That morning, Robert had likewise received a letter. It was from Major Waring, and contained a bank-note, and a summons to London, as also an enclosure from Mrs. Boulby of Warbeach; the nature of which was an advertisement cut out of the county paper, notifying to one Robert Eccles that his aunt Anne had died, and that there was a legacy for him, to be paid over upon application. Robert crossed the fields, laughing madly at the ironical fate which favoured him a little and a little, and never enough, save just to keep him swimming.

The letter from Major Waring said:--

"I must see you immediately. Be quick and come. I begin to be of your opinion--there are some things which we must take into our own hands and deal summarily with."

"Ay!--ay!" Robert gave tongue in the clear morning air, scenting excitement and eager for it as a hound.

More was written, which he read subsequently

"I wrong," Percy's letter continued, "the best of women. She was driven to my door. There is, it seems, some hope that Dahlia will find herself free. At any rate, keep guard over her, and don't leave her. Mrs. Lovell has herself been moving to make discoveries down at Warbeach. Mr. Blancove has nearly quitted this sphere. She nursed him--I was jealous!--the word's out. Truth, courage, and suffering touch Margaret's heart.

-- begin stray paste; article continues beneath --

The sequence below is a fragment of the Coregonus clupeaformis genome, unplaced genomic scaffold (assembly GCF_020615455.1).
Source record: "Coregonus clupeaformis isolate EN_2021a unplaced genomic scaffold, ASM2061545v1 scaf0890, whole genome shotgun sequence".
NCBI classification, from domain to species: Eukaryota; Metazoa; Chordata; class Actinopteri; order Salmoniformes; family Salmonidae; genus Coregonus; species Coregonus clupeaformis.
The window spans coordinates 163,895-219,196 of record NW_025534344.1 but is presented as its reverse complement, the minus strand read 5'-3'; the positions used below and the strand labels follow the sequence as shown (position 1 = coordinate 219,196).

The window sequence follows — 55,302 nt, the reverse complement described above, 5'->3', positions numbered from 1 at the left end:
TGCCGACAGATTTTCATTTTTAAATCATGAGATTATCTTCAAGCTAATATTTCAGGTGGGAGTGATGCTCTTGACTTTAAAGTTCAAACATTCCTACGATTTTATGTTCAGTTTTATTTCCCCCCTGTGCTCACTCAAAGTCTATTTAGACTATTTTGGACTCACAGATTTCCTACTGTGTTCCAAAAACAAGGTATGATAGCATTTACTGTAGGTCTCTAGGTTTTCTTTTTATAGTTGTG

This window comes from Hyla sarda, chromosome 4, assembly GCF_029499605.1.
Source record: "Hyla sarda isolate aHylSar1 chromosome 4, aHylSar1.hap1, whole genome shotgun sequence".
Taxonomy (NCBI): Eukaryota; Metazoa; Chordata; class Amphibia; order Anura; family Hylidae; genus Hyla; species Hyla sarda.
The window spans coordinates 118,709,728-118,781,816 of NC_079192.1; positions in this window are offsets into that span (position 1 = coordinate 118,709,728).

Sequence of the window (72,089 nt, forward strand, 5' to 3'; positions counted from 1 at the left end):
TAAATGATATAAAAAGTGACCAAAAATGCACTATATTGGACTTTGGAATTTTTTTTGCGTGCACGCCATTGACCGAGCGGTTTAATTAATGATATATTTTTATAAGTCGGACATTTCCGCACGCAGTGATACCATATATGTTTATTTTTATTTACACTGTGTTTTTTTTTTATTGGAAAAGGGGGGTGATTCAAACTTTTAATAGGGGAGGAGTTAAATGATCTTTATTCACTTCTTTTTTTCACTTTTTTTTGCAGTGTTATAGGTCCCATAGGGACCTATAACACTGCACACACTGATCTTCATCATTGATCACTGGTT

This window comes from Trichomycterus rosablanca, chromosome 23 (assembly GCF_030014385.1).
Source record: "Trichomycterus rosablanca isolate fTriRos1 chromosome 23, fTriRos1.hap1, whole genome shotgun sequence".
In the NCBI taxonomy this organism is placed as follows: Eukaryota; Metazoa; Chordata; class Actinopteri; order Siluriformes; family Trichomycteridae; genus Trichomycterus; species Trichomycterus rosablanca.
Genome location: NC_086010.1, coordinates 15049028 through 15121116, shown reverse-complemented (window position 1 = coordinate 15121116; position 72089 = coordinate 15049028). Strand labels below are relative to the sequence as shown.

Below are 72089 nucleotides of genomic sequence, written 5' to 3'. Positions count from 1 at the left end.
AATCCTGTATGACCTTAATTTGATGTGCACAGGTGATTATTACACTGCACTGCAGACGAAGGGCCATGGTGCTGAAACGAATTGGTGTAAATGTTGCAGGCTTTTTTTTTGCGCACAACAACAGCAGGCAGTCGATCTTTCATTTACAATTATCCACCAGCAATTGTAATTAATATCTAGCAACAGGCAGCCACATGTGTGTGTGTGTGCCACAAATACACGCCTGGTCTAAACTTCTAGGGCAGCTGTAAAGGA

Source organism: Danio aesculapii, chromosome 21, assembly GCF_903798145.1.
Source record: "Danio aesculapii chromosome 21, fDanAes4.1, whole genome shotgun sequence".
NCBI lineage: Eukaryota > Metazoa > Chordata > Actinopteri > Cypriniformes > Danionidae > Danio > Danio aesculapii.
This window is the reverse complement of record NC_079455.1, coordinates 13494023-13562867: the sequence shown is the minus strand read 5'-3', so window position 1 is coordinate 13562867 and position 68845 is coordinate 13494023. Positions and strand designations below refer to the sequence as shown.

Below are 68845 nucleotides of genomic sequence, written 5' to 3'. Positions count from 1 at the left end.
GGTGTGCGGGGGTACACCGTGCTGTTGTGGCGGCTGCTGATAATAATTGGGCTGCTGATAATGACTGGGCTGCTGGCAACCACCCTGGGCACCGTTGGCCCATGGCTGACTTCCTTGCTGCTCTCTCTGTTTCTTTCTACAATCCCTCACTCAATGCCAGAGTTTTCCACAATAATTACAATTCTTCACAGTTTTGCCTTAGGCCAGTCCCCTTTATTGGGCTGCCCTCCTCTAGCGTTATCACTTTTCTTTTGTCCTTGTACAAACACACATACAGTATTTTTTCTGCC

Jumping over a bank, Robert came upon Anthony, who was unsteadily gazing at a donkey that cropped the grass by a gate.

"Here you are," said Robert, and took his arm.

Anthony struggled, though he knew the grasp was friendly; but he was led along: nor did Robert stop until they reached Greatham, five miles beyond Wrexby, where he entered the principal inn and called for wine.

"You want spirit: you want life," said Robert.

Anthony knew that he wanted no wine, whatever his needs might be. Yet the tender ecstacy of being paid for was irresistible, and he drank, saying, "Just one glass, then."

Robert pledged him. They were in a private room, of which, having ordered up three bottles of sherry, Robert locked the door. The devil was in him. He compelled Anthony to drink an equal portion with himself, alternately frightening and cajoling the old man.

"Drink, I tell you. You've robbed me, and you shall drink!"

"I haven't, I haven't," Anthony whined.

"Drink, and be silent. You've robbed me, and you shall drink! and by heaven! if you resist, I'll hand you over to bluer imps than you've ever dreamed of, old gentleman! You've robbed me, Mr. Hackbut. Drink! I tell you."

Anthony wept into his glass.